CURRENT, FORMER COLLEAGUES HONOR CAROL CAROL MARBIN MILLER via RandomPixels — A few days ago, after Miller posted a link on Facebook to a story she’d written about Naika Venant, a 14-year-old girl in foster care who hanged herself last Sunday while streaming it live on social media. I commented, “I don’t know how you do this.” Miller responded: “You just do.” …  Over the past few days I’ve asked some of Miller’s current and former Herald colleagues what drives her. Miami Herald Tallahassee bureau chief Mary Ellen Klas emailed this explanation: “What drives Carol Marbin? I have asked myself that many times, as I watched her time and again break away from untangling the bureaucratic complexities of some scandal she is investigating to take the time to turn a daily story on another tragedy she knows should not be overlooked. … When Carol writes about a child’s death, she brings with it the compassion of a mother, and yet, with a careful touch, she lets the evil, inequity and injustice surface. I honestly don’t know how Carol does it, but I do know it is with an extraordinary heart. That’s why people think of her when they have a story they know needs to be told, and it’s also why, as a journalist, she is feared.” And here’s how retired Miami Herald staffer Elinor Brecher described Miller’s work: “Carol Marbin Miller has been on the “dead kids” beat for decades – a beat that might drive the average reporter into deep depression or a different career. But she has a core of iron resolve about exposing cruelty toward and injustices against all vulnerable and helpless people: children, elderly, disabled, poor, sick. I think this comes from her non-negotiable sense of right and wrong and very definite ideas about morality, ethics and abuse of power, which she can’t abide. The misery she has to immerse herself in to do these stories does get to her, especially when it involves kids, but the sense of duty she feels to expose the conditions that cause these situations tends to override any emotional impact.”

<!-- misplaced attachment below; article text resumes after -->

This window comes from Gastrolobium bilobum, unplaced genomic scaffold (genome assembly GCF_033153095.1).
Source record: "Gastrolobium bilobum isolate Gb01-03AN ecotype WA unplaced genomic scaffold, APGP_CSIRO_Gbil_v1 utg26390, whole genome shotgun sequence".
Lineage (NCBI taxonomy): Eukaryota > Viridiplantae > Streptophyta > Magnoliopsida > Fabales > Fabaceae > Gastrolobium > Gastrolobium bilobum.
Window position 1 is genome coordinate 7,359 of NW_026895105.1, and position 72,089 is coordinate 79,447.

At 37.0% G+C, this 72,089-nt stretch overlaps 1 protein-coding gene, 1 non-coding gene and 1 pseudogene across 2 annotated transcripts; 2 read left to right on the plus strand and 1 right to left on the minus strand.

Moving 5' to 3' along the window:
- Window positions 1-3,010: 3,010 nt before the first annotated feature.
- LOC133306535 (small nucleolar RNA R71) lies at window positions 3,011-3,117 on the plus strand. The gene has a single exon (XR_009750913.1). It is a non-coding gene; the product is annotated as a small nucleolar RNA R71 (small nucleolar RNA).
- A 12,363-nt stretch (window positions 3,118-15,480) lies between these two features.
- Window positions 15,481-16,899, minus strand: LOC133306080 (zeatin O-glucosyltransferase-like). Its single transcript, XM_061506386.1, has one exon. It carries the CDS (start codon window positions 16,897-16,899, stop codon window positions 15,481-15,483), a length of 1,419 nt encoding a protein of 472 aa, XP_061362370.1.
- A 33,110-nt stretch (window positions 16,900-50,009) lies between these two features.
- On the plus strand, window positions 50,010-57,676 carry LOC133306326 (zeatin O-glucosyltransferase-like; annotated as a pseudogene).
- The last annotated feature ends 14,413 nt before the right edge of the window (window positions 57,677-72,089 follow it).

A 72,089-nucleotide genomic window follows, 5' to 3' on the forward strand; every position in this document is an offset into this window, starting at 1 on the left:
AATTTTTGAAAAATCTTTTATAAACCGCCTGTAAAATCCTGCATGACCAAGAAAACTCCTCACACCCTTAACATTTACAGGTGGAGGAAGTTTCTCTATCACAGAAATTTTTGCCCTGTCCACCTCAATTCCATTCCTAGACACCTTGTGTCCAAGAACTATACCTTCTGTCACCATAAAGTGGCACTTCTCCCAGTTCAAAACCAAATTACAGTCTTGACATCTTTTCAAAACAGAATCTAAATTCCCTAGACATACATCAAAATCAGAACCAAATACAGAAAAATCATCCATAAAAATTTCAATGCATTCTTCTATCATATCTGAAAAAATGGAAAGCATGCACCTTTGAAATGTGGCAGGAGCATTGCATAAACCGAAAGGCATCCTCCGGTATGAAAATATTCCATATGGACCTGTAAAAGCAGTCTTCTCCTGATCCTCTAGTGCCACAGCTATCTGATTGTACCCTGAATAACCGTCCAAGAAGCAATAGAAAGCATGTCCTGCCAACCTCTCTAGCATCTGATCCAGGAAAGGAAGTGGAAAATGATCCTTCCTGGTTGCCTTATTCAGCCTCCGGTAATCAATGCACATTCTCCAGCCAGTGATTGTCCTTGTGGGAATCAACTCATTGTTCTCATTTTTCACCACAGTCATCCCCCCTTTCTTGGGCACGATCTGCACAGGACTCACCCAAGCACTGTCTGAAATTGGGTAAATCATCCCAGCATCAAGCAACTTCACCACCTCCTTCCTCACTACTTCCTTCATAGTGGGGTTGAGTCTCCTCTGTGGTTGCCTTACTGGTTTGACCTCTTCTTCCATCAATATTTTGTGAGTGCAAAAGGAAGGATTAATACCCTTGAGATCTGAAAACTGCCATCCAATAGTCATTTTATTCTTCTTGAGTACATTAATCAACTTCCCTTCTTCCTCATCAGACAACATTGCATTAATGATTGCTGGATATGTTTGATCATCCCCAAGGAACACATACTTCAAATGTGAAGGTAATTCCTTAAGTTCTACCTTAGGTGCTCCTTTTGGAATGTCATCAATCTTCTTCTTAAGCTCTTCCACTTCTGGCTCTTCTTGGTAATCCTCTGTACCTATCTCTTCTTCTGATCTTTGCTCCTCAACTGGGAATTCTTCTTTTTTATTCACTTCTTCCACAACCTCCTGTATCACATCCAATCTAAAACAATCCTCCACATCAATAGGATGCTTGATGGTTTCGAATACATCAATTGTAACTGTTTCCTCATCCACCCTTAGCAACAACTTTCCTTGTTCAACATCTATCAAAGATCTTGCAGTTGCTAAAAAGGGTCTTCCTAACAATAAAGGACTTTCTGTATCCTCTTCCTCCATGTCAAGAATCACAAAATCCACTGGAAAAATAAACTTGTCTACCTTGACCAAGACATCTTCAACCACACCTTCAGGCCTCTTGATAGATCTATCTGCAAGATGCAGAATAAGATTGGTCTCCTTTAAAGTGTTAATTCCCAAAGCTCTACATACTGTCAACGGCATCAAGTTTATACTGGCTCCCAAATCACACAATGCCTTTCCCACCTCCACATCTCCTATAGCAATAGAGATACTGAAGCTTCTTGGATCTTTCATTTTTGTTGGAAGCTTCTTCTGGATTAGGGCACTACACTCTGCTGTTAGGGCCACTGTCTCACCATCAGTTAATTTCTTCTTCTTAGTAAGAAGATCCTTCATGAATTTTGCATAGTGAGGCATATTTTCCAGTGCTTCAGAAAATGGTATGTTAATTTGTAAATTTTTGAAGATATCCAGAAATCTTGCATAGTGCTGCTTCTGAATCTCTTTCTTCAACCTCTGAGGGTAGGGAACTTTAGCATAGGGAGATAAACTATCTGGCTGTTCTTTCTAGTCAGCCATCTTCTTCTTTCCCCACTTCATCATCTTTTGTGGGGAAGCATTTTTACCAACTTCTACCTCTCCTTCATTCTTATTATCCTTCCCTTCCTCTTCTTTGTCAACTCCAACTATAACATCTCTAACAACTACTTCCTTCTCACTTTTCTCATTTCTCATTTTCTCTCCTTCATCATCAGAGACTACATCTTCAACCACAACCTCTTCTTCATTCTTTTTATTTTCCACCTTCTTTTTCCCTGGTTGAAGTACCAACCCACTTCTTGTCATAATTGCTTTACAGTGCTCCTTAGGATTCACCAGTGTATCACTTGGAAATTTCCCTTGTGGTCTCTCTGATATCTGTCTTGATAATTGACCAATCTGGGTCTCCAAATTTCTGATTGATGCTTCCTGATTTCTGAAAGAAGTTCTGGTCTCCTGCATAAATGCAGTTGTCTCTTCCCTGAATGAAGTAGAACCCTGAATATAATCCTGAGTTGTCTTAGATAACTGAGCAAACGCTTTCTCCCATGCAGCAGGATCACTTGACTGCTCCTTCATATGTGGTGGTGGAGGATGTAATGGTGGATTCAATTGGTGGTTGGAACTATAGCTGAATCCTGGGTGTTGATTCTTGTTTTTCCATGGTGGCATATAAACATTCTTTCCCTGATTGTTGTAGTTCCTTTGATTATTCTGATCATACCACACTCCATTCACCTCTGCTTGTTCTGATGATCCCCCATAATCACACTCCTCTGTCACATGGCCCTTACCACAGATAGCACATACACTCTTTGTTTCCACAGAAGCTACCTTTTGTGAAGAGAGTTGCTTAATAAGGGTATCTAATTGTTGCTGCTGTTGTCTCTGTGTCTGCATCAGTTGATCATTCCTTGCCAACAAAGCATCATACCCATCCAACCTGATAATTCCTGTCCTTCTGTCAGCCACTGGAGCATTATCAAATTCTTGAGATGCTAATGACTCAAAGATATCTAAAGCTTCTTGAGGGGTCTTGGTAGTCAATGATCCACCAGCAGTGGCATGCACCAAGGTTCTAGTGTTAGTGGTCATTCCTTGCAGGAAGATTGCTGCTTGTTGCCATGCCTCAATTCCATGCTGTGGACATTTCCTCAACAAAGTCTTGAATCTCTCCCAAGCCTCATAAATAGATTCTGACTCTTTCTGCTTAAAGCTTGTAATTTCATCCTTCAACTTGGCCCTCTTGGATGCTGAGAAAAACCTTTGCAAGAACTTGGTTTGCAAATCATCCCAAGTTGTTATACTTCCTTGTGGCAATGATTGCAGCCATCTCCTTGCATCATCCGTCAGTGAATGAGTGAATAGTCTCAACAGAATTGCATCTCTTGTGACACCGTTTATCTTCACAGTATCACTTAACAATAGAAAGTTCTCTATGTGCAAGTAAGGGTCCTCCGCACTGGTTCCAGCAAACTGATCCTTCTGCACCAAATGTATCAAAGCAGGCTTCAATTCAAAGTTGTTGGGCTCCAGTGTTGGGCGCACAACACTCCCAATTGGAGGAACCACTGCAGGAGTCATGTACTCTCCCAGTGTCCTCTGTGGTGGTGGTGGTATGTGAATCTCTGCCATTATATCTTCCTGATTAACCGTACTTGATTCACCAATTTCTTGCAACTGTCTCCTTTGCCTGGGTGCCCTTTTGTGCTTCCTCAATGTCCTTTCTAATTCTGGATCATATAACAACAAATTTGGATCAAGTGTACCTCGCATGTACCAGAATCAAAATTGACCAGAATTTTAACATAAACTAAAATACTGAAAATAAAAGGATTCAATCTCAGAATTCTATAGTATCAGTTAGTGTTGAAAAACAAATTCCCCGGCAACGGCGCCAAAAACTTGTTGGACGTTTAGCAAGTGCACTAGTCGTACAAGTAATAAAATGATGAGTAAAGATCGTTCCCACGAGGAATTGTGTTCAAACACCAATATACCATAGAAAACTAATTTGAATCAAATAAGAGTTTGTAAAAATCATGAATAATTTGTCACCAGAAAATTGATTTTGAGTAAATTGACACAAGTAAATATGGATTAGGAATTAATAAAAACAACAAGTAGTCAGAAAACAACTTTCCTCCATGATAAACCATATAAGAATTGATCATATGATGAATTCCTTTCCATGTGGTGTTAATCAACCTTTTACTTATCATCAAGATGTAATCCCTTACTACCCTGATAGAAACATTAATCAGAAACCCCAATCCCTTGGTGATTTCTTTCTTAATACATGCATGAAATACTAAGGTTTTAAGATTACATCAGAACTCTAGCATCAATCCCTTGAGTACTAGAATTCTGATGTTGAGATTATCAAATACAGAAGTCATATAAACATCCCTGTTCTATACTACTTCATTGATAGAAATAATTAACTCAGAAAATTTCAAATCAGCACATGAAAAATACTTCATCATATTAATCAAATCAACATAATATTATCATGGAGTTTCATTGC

***Today’s SUNBURN is brought to you by The Personal Insurance Federation of Florida (PIFF). PIFF was formed in late 2010 with three charter members: Allstate and Castle Key Insurance Companies, The Progressive Group of Insurance Companies, and State Farm Insurance Companies, to create a dynamic, efficient, and competitive marketplace for personal insurance products for the benefit of all Floridians.  PIFF charter members serve forty-five percent (45%) of the automobile insurance market and more than twenty percent (20%) of the homeowners’ property insurance market. The association is the leading voice for personal lines property and casualty insurers in Florida. Learn more.***